I have just finished a weekend at the James Randi Educational Foundation‘s 13th annual event, The Amazing Meeting. I haven’t attended all of them (I’ve missed three), but I’m glad I went this year because it’s likely to be Randi’s last TAM. He’s 86, is battling medical issues, and wants to spend more time at home in Florida working on an autobiography, “A Magician In The Laboratory.” But the man still has remarkable stamina. He was up early every day and kept busy until late at night.

Saturday night, there was a cocktail reception/stage show in which several of Randi’s friends and colleagues got up to tell stories about him. Jamy Ian Swiss (one of the most important voices in the skeptical movement, who must have been onstage at TAM in one role or another more than a half-dozen times this weekend) was the emcee. The speakers included:

  • Jim Gardner, son of the late Martin Gardner, who was a very close friend and colleague of Randi’s;
  • Massimo Polidoro, who came from Italy to intern with Randi at age 12 and has grown to be the author of over 40 books;
  • Sharon Hill, who handles web stuff for the JREF, and whose own Doubtful News site is a must-read;
  • Jim Alcock, longtime editor of The Skeptical Inquirer and CSICOP board member;
  • Todd Robbins, a unique stage entertainer who has eaten more light bulbs than anyone else.
There were also video tributes from Adam Savage, Bill Nye, Banachek, and Penn and Teller (who couldn’t be there because they’re in the midst of a run on Broadway).

Jamy also asked me to say a few things about Randi because he’s appeared on my show so often. I told two stories about Randi, and here’s one of them, about the first time we met:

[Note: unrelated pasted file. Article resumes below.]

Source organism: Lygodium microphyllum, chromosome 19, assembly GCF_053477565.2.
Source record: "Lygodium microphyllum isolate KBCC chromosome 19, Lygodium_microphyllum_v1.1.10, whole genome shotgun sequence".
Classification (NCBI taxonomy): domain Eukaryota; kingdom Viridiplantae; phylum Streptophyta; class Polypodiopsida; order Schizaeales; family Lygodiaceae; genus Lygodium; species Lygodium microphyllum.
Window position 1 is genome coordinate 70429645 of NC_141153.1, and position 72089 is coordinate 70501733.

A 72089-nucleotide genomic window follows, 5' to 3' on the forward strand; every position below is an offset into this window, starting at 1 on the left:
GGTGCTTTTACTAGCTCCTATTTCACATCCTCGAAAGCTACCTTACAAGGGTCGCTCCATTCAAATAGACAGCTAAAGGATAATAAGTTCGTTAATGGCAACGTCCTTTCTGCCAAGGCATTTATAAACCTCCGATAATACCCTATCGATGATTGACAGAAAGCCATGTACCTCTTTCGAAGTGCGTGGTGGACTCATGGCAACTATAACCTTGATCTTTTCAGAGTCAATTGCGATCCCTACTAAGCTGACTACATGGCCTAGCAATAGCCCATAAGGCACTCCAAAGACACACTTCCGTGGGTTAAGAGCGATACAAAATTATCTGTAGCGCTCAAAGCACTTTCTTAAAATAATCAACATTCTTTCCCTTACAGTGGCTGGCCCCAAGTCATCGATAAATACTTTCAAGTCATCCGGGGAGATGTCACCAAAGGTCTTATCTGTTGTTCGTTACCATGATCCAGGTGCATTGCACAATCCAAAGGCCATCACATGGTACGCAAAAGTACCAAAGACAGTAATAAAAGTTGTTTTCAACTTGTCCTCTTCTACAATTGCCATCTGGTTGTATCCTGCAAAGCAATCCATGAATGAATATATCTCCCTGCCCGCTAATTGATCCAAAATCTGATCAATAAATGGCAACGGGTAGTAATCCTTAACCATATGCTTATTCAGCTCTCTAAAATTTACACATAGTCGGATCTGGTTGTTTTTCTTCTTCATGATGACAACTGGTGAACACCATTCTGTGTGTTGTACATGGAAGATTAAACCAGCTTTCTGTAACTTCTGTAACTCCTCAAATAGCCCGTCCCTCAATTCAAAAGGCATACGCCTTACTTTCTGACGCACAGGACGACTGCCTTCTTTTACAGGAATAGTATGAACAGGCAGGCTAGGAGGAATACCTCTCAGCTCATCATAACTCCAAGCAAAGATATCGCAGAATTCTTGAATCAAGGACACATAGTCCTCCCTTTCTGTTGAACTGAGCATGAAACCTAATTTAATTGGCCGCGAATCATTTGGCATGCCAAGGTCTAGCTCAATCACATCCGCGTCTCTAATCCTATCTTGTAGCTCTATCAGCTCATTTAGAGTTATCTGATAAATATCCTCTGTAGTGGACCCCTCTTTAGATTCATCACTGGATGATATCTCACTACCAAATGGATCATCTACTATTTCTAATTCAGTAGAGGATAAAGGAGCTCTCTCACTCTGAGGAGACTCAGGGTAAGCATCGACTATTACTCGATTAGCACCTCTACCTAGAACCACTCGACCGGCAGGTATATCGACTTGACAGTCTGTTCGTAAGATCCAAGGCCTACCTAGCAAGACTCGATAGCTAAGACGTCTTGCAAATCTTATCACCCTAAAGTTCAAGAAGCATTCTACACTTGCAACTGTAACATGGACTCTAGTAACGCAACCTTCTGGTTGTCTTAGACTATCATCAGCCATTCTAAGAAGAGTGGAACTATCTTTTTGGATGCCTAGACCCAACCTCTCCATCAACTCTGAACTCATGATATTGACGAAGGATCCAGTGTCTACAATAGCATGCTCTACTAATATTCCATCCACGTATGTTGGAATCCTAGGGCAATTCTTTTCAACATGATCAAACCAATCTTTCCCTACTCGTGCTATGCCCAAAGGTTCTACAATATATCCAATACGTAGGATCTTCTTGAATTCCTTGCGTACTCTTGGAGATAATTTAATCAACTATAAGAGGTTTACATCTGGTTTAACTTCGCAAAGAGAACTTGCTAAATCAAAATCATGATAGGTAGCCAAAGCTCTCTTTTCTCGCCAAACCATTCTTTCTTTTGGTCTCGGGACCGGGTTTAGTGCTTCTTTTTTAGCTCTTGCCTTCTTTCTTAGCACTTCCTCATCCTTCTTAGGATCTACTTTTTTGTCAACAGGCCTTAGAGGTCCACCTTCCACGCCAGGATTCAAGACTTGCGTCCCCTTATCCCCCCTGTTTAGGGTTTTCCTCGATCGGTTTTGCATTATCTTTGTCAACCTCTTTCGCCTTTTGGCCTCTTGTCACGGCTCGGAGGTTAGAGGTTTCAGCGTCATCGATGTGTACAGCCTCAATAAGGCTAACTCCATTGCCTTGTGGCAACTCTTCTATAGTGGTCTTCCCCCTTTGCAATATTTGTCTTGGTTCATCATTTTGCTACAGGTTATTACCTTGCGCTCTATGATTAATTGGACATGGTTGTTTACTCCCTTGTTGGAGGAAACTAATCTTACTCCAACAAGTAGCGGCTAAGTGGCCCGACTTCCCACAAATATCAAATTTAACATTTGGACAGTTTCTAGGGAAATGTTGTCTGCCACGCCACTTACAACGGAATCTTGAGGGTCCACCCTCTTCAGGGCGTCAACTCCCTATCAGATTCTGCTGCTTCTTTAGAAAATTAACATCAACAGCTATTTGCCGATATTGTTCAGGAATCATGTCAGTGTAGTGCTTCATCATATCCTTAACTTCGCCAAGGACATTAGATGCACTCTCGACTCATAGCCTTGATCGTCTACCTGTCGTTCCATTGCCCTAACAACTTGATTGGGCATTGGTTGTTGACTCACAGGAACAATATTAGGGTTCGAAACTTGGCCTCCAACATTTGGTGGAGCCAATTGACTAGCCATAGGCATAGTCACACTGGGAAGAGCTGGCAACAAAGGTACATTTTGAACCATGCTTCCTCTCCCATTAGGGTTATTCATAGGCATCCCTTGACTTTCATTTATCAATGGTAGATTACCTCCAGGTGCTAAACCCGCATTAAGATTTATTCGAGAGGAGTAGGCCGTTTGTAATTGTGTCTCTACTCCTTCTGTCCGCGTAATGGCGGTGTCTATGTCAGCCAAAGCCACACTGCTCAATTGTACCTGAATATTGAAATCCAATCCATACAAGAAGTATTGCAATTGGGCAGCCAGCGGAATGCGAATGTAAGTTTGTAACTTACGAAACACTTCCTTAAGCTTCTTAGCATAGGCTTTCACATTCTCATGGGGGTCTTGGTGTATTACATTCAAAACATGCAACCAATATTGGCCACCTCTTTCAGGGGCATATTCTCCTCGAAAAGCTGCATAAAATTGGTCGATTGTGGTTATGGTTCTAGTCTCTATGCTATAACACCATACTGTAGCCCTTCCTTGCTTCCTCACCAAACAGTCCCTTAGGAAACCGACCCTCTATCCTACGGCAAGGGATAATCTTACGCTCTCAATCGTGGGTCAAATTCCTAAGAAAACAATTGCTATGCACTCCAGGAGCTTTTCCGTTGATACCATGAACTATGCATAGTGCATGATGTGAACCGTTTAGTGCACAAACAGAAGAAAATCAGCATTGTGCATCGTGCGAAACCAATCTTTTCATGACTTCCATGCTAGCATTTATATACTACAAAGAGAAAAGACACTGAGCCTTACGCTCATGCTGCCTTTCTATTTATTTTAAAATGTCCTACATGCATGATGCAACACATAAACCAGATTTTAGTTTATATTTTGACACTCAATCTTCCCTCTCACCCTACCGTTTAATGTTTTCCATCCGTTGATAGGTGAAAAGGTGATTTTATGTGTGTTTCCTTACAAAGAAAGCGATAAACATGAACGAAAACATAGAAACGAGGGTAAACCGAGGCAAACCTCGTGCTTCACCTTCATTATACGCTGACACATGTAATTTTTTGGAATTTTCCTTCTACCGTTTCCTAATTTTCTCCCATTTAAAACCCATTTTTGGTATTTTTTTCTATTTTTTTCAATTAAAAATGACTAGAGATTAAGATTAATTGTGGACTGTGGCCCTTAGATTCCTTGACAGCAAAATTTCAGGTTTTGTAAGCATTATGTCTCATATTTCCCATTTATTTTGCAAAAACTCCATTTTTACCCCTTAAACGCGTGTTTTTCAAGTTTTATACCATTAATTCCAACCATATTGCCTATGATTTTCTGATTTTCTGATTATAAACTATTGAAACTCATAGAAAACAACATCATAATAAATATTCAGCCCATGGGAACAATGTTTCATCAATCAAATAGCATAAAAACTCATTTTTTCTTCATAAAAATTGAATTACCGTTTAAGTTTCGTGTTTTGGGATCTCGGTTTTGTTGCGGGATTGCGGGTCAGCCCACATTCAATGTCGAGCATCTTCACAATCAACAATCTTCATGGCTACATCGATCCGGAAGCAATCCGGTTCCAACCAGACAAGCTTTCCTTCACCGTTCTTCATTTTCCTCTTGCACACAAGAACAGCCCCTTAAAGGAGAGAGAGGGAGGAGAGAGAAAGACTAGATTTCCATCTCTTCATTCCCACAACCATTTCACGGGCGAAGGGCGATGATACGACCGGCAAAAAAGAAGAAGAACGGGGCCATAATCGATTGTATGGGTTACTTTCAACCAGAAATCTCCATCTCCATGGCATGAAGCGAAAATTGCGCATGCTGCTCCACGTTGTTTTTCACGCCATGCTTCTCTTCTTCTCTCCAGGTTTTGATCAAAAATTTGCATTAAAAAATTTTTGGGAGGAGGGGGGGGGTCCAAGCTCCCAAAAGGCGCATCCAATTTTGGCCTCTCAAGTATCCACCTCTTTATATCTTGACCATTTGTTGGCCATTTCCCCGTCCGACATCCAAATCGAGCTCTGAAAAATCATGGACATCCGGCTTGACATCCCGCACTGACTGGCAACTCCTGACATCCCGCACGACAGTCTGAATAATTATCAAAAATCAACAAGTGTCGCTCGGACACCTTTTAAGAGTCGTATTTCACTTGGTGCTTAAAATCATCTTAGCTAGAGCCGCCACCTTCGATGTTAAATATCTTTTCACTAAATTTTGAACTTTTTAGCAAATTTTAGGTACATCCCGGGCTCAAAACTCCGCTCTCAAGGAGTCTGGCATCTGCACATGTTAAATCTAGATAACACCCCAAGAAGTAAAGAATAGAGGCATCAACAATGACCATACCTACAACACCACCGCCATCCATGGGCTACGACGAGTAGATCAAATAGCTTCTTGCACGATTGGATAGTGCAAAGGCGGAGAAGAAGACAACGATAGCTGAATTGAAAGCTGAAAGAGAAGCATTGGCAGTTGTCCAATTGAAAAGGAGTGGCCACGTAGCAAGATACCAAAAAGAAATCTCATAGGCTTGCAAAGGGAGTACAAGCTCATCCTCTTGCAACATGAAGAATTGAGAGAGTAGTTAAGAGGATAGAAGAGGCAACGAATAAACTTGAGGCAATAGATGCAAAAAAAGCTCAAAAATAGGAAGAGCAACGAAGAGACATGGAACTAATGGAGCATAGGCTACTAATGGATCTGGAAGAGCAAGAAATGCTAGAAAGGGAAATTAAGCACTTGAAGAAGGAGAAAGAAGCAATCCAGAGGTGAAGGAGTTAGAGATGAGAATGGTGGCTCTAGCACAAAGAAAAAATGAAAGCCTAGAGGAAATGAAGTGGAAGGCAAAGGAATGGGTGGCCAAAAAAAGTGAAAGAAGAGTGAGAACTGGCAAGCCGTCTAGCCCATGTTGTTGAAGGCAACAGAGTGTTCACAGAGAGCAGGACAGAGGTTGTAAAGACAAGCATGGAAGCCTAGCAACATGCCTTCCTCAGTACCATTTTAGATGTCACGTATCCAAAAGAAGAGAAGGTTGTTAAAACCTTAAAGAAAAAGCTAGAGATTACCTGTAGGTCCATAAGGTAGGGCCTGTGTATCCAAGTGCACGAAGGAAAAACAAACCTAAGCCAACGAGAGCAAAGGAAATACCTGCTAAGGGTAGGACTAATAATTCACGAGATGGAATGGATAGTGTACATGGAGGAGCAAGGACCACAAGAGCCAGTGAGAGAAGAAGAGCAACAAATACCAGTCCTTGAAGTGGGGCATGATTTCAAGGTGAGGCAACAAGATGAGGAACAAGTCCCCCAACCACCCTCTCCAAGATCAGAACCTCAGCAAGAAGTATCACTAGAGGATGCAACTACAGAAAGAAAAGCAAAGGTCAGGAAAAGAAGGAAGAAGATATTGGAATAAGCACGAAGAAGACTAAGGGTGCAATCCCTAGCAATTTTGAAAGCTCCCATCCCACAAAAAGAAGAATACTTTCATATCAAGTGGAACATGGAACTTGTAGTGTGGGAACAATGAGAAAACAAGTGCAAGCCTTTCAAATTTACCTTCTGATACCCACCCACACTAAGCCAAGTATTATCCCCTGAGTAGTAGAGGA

In 1988, I was doing a morning radio show in Washington when Penn Jillette came to the studio to promote his appearance (with Teller, of course) at the National Theater that night. At one point, Randi’s name came up and I said I’d admired him for years (ever since seeing him on Sonny Fox’s “Wonderama” TV show as a kid and then later on Johnny Carson’s show, where his Peter Popoff expos√® and psychic surgery demonstration were instant classics). Penn told me it just so happened that, later that day, he was going to introduce Randi at an event hosted by the National Capital Area Skeptics, and invited me to come along. I did.

At the venue, Penn did a few juggling tricks and then introduced Randi to the overflow audience, which gave him its rapt attention as he talked for about an hour. I remember one of the topics was how to cheat at randomizing, involving an index card box and a die. When Randi finished, he spoke to several attendees while Penn motioned for me to come backstage. That’s where I met Jamy Ian Swiss and Chip and Grace Denman, who to this day are driving forces behind JREF and TAM.

Eventually, Randi came back and Penn introduced me by saying, “Randi, this is Paul Harris, one of the smartest radio guys I know.” Randi immediately replied, “Well, that’s not saying much!!” We all laughed, then sat around and talked for a half-hour or so. I invited him to do my radio show the next morning, and he did, telling stories about his adventures, his relationship with Carson, and his battles against charlatans who claim paranormal abilities.

I was thrilled to spend that hour of radio with one of my heroes, and I’ve been happy to welcome him back to my show many, many times since then. He’s a great guest, because he’s such a brilliant mind and good talker, and because he knows how to do radio, having hosted a late-night show of his own on WOR/New York some five decades ago. That means we have two things in common — we’re both broadcasters and neither one of us can remember when we had hair on the tops of our heads.